I am soooooo bummed!

Today was a great Sunday – totally relaxing. I got up early, did a bit of grocery shopping, and then came home to play a bit in the kitchen. I had two things I wanted to do, today – bake some dinner rolls and come up with a recipe using farro for work.

I kinda knew what I wanted to do with both ideas, but, especially with the farro, I also wanted to chronicle it so I could actually replicate it.

Enter the camera.

I snapped pictures of the dough-making process for the rolls. I took pictures of the dough proofing, resting, rolling into little balls and placing them in the muffin tins. I took pictures of them all proofed and ready to go into the oven. I took pictures when they came out, on the cooking rack, and, finally, in a basket on the table, butter at the ready.

I did the same for the farro. Sauteing the onion and pancetta, adding the broth and pumpkin, how it looked coming out of the oven right before topping it with the cheese. The final product in the pan and then on the plate.

Everything looked great.

After an early Sunday dinner, I headed into the office, put the chip into the card reader, and… nothing. No pictures. No step-by-step recreations of all the things I did today. A little message stating the memory card contained no images. Did I mention I was bummed? Hell. I was pissed.

Who knew memory cards would lose their ability to memorize? Certainly not I. But, it appears, this one did. I tried another card – the one that came with the camera – and it worked. Alas, my computer wouldn’t read it. Victor said he had an extra card and went to get it. You know how someone is being helpful and you’re not being reciprocally nice? Yeah, I had my cranky pants on. While I was grumbling, he just ordered two more cards so we would both have a backup.

So… I ended up being able to take one picture of the finished rolls – only because we didn’t eat all 12 of them.

Back when we lived in San Francisco one of the PBS cooking shows we’d watch was the Bread Monk. I’ve baked more than a few loaves of bread in my day, but I liked his basic style – and he generally had a good tip or two about things. I remembered a recipe for a corn roll and set out to see about replicating them…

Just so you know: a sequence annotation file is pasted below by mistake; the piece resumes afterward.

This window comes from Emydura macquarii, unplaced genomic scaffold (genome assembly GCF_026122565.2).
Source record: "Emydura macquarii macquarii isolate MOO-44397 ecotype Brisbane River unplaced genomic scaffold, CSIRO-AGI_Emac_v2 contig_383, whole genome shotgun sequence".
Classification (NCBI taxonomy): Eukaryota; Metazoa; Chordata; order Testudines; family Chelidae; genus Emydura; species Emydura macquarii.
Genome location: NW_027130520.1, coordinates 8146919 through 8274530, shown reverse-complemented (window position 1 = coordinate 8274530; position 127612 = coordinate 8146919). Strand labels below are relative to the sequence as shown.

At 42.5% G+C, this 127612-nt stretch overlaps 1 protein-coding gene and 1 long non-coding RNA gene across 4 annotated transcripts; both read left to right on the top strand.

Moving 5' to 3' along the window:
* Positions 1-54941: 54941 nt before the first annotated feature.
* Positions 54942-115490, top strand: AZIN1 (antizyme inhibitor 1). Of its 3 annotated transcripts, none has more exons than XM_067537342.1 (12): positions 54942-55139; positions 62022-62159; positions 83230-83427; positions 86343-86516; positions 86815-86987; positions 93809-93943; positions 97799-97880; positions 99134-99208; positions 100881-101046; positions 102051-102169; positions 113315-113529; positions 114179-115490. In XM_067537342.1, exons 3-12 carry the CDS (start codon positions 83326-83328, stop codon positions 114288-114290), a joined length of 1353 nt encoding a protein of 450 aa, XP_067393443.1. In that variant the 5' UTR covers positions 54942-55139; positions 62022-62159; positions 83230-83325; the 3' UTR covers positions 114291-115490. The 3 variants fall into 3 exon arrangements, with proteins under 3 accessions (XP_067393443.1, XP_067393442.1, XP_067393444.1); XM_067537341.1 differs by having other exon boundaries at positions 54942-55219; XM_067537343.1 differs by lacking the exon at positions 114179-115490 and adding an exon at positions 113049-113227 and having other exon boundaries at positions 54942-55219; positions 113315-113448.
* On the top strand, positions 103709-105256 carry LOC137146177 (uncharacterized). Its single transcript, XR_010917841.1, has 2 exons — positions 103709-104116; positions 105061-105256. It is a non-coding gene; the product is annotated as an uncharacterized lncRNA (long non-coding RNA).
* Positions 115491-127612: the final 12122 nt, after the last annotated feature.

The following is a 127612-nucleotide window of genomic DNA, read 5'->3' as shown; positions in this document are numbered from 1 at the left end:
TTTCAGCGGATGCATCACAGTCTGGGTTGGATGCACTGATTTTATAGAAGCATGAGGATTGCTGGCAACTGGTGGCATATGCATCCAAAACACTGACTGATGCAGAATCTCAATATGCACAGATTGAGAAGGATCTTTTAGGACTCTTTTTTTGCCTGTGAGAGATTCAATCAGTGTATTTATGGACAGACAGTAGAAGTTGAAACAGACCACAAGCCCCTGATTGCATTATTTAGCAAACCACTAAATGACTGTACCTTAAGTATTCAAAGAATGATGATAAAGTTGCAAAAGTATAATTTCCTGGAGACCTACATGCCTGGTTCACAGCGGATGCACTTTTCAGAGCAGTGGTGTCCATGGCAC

Honey Corn Rolls

adapted from The Bread Monk

  • 1 cup lukewarm milk
  • 1 package active dry yeast
  • 1 egg, lightly beaten
  • ¼ cup honey
  • 1 teaspoon salt
  • ½ cup yellow cornmeal
  • 2 ½ cups unbleached bread flour (I used Italian “00”)
  • 2 tablespoons vegetable oil (I used olive oil)

In a medium size bowl, dissolve yeast in milk and allow to proof for about 5 minutes.

Stir in egg, honey, salt, and cornmeal and mis well. Add the flour and mix until smooth.

Add the oil and beat until it is fully incorporated. Continue kneading with the mixer for about 6 to 8 minutes, or as needed to make a smooth and elastic dough that is only slightly sticky.

Sightly oil the surface of the dough and place in a clean, dry bowl. Cover with a dry cloth and let rise about an hour or until doubled. Punch the dough down and briefly knead.

Divide the dough into 12 equal pieces and shape into balls. Place balls into the cups of a lightly greased muffin tin.

Cover and let rise for about an hour until nearly doubled.

Bake in a preheated 350 oven for 15-16 minutes or until browned.

Remove from oven and allow to cool slightly before serving warm.

What’s nice about these rolls is they’re light and flavorful, but they also have a nice little crunch because of the cornmeal. It’s a bit of the unexpected. I really do like them – and they’re really simple to make.

The farro? It was really good and will make a great demo at work.  It’s based on an idea from Ina Garten. Too bad I don’t have a picture…

 Farro with Pumpkin and Pancetta

  • 1 4oz carton Pancetta
  • 2 tbsp olive oil
  • 1 tbsp butter
  • 1 cup chopped onion
  • 2 tsp chopped fresh thyme leaves
  • 1 pkg farro
  • 1 qt chicken broth
  • 1 bag diced pumpkin
  • 1/2 cup freshly grated parmesan cheese

Preheat the oven to 375°.

In an oven-roof pan, heat the olive oil and butter over medium heat. Add the onion and pancetta and cook until onion is translucent and pancetta begins to brown.

Add the farro, thyme, and chicken stock and bring to a simmer. Stir in the cubed pumpkin, cover, and bake for about 20 minutes, until the squash and farro are tender.

Sprinkle the parmesan on top and bake uncovered for about 10 minutes – until the pumpkin is tender, and the cheese has melted.

I used a Le Creuset pan and it worked – and looked – great.